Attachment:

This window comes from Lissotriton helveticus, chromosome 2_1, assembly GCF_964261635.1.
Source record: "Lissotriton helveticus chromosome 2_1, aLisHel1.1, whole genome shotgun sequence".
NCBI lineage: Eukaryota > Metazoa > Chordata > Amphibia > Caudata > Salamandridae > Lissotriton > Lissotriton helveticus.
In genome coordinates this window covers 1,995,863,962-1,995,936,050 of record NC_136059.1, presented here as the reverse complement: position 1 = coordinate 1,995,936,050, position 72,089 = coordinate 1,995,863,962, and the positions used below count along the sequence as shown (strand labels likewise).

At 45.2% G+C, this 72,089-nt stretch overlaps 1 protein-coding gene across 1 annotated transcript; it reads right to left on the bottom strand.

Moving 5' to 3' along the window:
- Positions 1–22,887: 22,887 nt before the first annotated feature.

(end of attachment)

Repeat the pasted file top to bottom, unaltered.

This window comes from Lissotriton helveticus, chromosome 2_1, assembly GCF_964261635.1.
Source record: "Lissotriton helveticus chromosome 2_1, aLisHel1.1, whole genome shotgun sequence".
NCBI lineage: Eukaryota > Metazoa > Chordata > Amphibia > Caudata > Salamandridae > Lissotriton > Lissotriton helveticus.
In genome coordinates this window covers 1,995,863,962-1,995,936,050 of record NC_136059.1, presented here as the reverse complement: position 1 = coordinate 1,995,936,050, position 72,089 = coordinate 1,995,863,962, and the positions used below count along the sequence as shown (strand labels likewise).

At 45.2% G+C, this 72,089-nt stretch overlaps 1 protein-coding gene across 1 annotated transcript; it reads right to left on the bottom strand.

Moving 5' to 3' along the window:
- Positions 1–22,887: 22,887 nt before the first annotated feature.